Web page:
Women are most likely to lose out, said the ONS. "The analysis showed a higher proportion of roles currently filled by women are at risk of automation; in 2017, 70.2% of high-risk jobs were held by women." It named Tamworth, Rutland and South Holland in Lincolnshire as the areas most exposed to automation -- partly reflecting a relatively high level of farm workers -- while Camden in north London has the workers least at risk. But the ONS analysis also found many workers -- especially those in their mid to late 30s and who work in London and the south-east -- have little to fear from the rise of the robots. Those with higher levels of education appear to be better protected. "The ONS said that, of the jobs at risk, 39% were held by people whose educational attainment level was GCSE or below, while 1.2% were held by those who had been through higher education or university," the report says.Read Replies (0)
By BeauHD from Slashdot's who-doesn't-love-fast-internet department
The music industry is suing Charter Communications, claiming that the cable Internet provider profits from music piracy by failing to terminate the accounts of subscribers who illegally download copyrighted songs. The lawsuit also complains that Charter helps its subscribers pirate music by selling packages with higher Internet speeds. Ars Technica reports: While the act of providing higher Internet speeds clearly isn't a violation of any law, ISPs can be held liable for their users' copyright infringement if the ISPs repeatedly fail to disconnect repeat infringers. The top music labelsâ"Sony, Universal, Warner, and their various subsidiariesâ"sued Charter Friday in a complaint filed in U.S. District Court in Colorado. While Charter has a copyright policy that says repeat copyright infringers may be disconnected, Charter has failed to disconnect those repeat infringers in practice, the complaint said: "Despite these alleged policies, and despite receiving hundreds of thousands of infringement notices from Plaintiffs, as well as thousands of similar notices from other copyright owners, Charter knowingly permitted specifically identified repeat infringers to continue to use its network to infringe. Rather than disconnect the Internet access of blatant repeat infringers to curtail their infringement, Charter knowingly continued to provide these subscribers with the Internet access that enabled them to continue to illegally download or distribute Plaintiffs' copyrighted works unabated. Charter's provision of high-speed Internet service to known infringers materially contributed to these direct infringements."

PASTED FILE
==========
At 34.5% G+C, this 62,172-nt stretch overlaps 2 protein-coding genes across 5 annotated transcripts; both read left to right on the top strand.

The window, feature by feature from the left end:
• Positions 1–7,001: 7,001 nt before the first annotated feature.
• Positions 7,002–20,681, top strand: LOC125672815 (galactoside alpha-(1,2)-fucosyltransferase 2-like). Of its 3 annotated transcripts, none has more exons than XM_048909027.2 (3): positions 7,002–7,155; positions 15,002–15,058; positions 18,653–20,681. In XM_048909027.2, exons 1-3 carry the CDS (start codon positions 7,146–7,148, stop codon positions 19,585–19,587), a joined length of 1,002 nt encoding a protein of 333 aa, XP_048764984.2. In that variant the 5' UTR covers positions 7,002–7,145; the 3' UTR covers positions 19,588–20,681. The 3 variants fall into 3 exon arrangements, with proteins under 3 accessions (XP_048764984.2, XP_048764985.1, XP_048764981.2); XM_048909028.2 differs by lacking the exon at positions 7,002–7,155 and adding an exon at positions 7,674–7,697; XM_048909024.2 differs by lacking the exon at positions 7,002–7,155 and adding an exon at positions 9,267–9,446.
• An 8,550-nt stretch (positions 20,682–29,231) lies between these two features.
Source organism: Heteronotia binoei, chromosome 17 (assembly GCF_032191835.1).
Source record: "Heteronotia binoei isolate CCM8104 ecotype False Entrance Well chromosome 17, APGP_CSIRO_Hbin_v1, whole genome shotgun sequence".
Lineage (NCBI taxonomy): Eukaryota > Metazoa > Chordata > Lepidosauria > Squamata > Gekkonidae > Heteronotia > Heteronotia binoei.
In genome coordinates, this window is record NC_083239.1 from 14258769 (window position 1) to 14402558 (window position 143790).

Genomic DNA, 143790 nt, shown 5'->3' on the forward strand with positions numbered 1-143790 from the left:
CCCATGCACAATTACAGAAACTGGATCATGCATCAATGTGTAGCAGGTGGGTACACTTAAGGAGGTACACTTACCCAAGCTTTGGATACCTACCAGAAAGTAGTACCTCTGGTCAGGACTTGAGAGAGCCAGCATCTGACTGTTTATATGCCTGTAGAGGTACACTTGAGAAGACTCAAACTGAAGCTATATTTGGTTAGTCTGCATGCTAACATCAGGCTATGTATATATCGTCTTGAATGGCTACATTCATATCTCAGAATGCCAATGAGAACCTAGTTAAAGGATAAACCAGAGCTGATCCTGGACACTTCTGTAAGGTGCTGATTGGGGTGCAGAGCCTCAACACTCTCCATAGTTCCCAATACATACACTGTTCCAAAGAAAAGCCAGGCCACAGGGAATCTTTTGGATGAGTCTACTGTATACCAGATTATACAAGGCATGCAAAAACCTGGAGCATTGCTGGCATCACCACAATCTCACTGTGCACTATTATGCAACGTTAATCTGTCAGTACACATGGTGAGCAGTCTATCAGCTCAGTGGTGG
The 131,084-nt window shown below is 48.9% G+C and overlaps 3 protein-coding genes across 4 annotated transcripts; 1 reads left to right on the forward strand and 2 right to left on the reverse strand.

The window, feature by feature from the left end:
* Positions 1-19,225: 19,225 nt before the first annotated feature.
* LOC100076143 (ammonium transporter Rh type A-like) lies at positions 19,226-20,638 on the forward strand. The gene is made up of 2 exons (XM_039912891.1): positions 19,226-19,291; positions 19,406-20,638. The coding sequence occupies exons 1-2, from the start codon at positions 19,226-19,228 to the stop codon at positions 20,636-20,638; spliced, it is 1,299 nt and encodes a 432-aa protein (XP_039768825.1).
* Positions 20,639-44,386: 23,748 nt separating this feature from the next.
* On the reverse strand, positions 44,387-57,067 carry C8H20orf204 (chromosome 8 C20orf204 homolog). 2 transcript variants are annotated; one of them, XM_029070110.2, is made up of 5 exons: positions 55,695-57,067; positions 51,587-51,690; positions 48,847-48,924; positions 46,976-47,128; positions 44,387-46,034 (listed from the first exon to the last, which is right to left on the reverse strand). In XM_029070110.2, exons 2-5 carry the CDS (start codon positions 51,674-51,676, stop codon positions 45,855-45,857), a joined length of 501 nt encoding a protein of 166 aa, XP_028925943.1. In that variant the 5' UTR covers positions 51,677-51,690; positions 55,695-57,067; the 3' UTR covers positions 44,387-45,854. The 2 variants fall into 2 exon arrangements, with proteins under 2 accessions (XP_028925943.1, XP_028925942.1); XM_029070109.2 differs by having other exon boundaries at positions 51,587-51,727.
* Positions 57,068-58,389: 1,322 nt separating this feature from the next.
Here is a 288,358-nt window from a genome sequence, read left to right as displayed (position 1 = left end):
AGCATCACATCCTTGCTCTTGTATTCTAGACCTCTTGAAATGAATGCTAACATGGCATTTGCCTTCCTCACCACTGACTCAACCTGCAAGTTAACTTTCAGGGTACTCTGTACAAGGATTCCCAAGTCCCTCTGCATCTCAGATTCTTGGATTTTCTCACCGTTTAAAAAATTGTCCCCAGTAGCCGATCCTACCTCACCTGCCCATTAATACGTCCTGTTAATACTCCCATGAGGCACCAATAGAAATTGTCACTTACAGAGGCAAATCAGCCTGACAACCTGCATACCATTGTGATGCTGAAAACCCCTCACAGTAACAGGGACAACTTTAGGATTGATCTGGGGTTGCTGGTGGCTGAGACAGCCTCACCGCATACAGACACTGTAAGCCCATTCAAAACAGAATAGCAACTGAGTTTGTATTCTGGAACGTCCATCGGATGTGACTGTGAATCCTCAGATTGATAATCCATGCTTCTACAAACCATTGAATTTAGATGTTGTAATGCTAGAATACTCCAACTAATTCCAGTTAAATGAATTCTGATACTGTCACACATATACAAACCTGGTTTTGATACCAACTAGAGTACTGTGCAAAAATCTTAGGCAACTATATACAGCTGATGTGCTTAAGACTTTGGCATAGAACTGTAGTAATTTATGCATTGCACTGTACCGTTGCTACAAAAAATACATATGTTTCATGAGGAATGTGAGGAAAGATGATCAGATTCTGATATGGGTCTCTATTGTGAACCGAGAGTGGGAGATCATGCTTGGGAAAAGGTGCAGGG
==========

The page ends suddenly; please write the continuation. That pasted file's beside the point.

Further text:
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By BeauHD from Slashdot's lifelong-neuron-formation department
An anonymous reader quotes a report from Scientific American: For decades, scientists have debated whether the birth of new neurons -- called neurogenesis -- was possible in an area of the brain that is responsible for learning, memory and mood regulation. A growing body of research suggested they could, but then a Nature paper last year raised doubts. Now, a new study published today in another of the Nature family of journals -- Nature Medicine -- tips the balance back toward "yes." In light of the new study, "I would say that there is an overwhelming case for the neurogenesis throughout life in humans," Jonas Frisen, a professor at the Karolinska Institute in Sweden, said in an e-mail. Frisen, who was not involved in the new research, wrote a News and Views about the study in the current issue of Nature Medicine.
The researchers, from Spain, tested a variety of methods of preserving brain tissue from 58 newly deceased people. They found that different methods of preservation led to different conclusions about whether new neurons could develop in the adult and aging brain. Brain tissue has to be preserved within a few hours after death, and specific chemicals used to preserve the tissue, or the proteins that identify newly developing cells will be destroyed, said Maria Llorens-Martin, the paper's senior author. Other researchers have missed the presence of these cells, because their brain tissue was not as precisely preserved, says Llorens-Martin, a neuroscientist at the Autonomous University of Madrid in Spain. Jenny Hsieh, a professor at the University of Texas San Antonio who was not involved in the new research, said the study provides a lesson for all scientists who rely on the generosity of brain donations. "If and when we go and look at something in human postmortem, we have to be very cautious about these technical issues."Read Replies (0)
By BeauHD from Slashdot's something-to-keep-you-up-at-night department
Researchers behind a large-scale independent study of pre-installed Android apps "unearthed a complex ecosystem of players with a primary focus on advertising and 'data-driven services' -- which they argue the average Android user is likely to be unaware of (while also likely lacking the ability to uninstall/evade the baked in software's privileged access to data and resources themselves)," reports TechCrunch. From the report: The study, which was carried out by researchers at the Universidad Carlos III de Madrid (UC3M) and the IMDEA Networks Institute, in collaboration with the International Computer Science Institute (ICSI) at Berkeley (USA) and Stony Brook University of New York (US), encompassed more than 82,000 pre-installed Android apps across more than 1,700 devices manufactured by 214 brands, according to the IMDEA institute. "The study shows, on the one hand, that the permission model on the Android operating system and its apps allow a large number of actors to track and obtain personal user information," it writes. "At the same time, it reveals that the end user is not aware of these actors in the Android terminals or of the implications that this practice could have on their privacy. Furthermore, the presence of this privileged software in the system makes it difficult to eliminate it if one is not an expert user."
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By BeauHD from Slashdot's first-of-its-kind department